All studies were approved by the Institutional review boards of Rush University Medical Center and Cook County Stroger Hospital. The study population was recruited at the Ruth M. Rothstein CORE Center STD Screening Clinic of Cook County Stroger Hospital. Symptomatic, female patients presenting for an STD evaluation were approached for study participation and written informed consent was obtained from all subjects. Standard of care genital exams were performed and swabs taken for diagnosis. Cervical-vaginal lavage samples were then obtained by irrigation of the cervix with 10 mL of non-bacteriostatic sterile saline, followed by aspiration from the posterior fornix. Urine was also obtained for a pregnancy test. None of the subjects were pregnant. The following tests were performed; BD Probetec ET (Becton Dickinson, Franklin Lakes, NJ) for Chlamydia trachomatis and Neisseria gonorrhoeae; culture for herpes (serology was not run); for Syphilis a rapid plasma reagin test (Arlington Scientific, Utah) was performed and confirmed using passive particle agglutination (Fujirebio, Malvern, PA); for HIV, an enzyme immunoassay (Biorad Laboratories, Hercules, CA) was performed and confirmed by western blot; for Trichomonas, wet mount examination and ELISA for the p65 protein (HyTest, Turku, Finland) were both performed; for bacterial vaginosis, wet mount for clue cells, vaginal pH, whiff test, and Nugent gram stain were performed; for Candida a KOH preparation was examined microscopically; Pelvic Inflammatory Disease and Warts were diagnosed by clinical exam.
All immunoassays, except interferon-α, lactoferrin, myeloperoxidase (MPO), human ßdefensin2 (HßD2) and human ßdefensin3 (HßD3) utilized Cytometric Bead Arrays (BD Biosciences, San Jose, CA). The commercial arrays had lower limits of detection of 1–3 pg/ml. Custom cytometric bead arrays were made to detect interferon-α, lactoferrin and myeloperoxidase by coupling blank beads (BD CBA Functional Beads) with either rabbit antibody to interferon-α (US Biological, Swampscott, MA), rabbit antibody to lactoferrin (Biodesign International, Saco, ME) or rabbit antibody to myeloperoxidase (ICL Inc., Newberg, OR). Standards for the custom bead arrays were recombinant human interferon-α2 (Cell Sciences, Canton, MA), milk lactoferrin (Sigma Chem. Co, St. Louis, MO) and myeloperoxidase (Calbiochem EMD Chemicals, Gibbstown, NJ). Sensitivities for the interferon-a , lactoferrin and myeloperoxidase assays were 15 pg/ml, 30 pg/ml and 30 pg/ml respectively. All bead arrays were assayed on a FACS Calibur flow cytometer and levels of cytokines calculated using BD CBA software. HßD2 and HßD3 were measured by ELISA using previously described methods .
We first performed a summary analysis of the counts of STDs/conditions and the immune mediators on the 84 subjects. Correlation coefficients between pairs of the mediators were computed and the null hypothesis of no linear association was tested. Univariate logistic regression analyses were performed in examining the association between having STDs/conditions and the immune mediators or the clinical factors. Multivariate logistic regression with stepwise variable selection was then performed on the significant variables found in the univariate analysis. Subjects with a particular STD or condition were compared with those without any STD/condition by logistic regression when the number of cases was relatively large and by the Fisher exact test when the number of cases was small. Such analyses were performed both on subjects having the STD/condition alone and for all subjects having the STD/condition. No multivariate analysis was performed for individual STD/condition because of the sample size limitation.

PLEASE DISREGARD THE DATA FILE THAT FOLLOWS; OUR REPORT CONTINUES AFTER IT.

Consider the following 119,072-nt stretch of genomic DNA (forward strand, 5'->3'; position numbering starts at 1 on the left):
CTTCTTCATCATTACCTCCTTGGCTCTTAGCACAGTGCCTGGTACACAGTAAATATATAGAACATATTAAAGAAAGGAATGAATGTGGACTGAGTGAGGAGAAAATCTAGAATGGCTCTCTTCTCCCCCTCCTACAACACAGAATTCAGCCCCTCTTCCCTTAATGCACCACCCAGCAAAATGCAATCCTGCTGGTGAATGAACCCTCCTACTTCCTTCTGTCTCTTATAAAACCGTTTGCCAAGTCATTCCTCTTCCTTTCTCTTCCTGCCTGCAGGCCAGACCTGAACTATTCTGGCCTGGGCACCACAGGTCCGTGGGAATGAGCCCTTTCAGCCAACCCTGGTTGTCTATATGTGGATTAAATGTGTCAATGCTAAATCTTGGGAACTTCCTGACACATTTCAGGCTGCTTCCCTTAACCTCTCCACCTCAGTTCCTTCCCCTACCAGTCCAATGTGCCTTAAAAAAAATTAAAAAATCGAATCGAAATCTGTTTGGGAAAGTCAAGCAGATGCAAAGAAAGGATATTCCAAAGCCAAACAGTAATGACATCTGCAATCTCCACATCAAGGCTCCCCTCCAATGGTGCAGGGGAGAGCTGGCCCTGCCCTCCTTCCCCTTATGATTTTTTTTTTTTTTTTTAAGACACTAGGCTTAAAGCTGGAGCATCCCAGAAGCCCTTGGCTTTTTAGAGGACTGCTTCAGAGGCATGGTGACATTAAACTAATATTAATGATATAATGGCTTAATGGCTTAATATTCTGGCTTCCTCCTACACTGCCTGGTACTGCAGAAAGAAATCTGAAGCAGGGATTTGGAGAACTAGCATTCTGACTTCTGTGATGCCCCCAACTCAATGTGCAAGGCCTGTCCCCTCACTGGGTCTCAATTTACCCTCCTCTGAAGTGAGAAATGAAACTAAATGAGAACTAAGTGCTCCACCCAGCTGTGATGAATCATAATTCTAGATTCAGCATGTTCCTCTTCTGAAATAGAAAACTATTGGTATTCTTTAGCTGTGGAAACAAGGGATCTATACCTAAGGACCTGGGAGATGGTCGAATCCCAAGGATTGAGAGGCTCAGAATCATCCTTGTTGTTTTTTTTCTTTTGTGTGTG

The study population consisted of 84 women, 18 years of age or older, attending a clinic for STD screening. The largest proportion of subjects were between 18 and 24 years old (40%), while 33% were between 25 and 34, 18% were between 35 and 44 and 8% were between 45 and 54. The subjects were 90% African American, 7% Latino, and 3% Caucasian.
Of the 84 subjects, 13 had no STD or condition (conditions included bacterial vaginosis and Candida that are technically not STDs), 49 subjects had one STD or condition, 20 subjects had 2 STDs or conditions while 3 subjects had 3 STDs or conditions. The numbers and types of STDs and conditions are shown in Table 1. The most common diagnosis was bacterial vaginosis followed by Candida, Chlamydia infection and trichomoniasis.
In the 48 hours prior to cervical-vaginal lavage (CVL) donation, one woman reported use of a vaginal tampon, five reported douching, nine reported use of vaginal medications (either suppositories, creams, jellies, foam, sponge, perfume or lubricant), 23 reported having vaginal sex with a male partner while 2 reported menstrual blood flow (although blood was not evident at the time of CVL donation). All CVL was tested for semen using the Abacard test for prostate specific antigen (PSA). Fourteen were PSA positive, three were PSA +/− while 67 were PSA negative.
Detection of immune mediators
Table 2 shows the median, mean and range for each of the 32 immune mediators listed from lowest to highest median concentration in CVL samples. Six mediators were detected in all CVL (IL-1ß, VEGF, angiogenin, IL-8, HßD2 and HßD3) while interferon-α was the only substance not detected in any of the CVL samples. Lactoferrin, MPO and GCSF were the three most frequently detected of the remaining mediators (detected in 88%, 90% and 93% of subjects respectively) while lymphotoxin-α, IL-9 and eotaxin were the three least frequently detected (40% 45% and 46% respectively). Lymphotoxin-α, IL-13, IL-9, eotaxin, RANTES, IL-2, IFN-γ, IL-5 and MIP-1α were detected too infrequently to obtain reliable associations with other mediators or with disease status and therefore were excluded from the further analysis described below.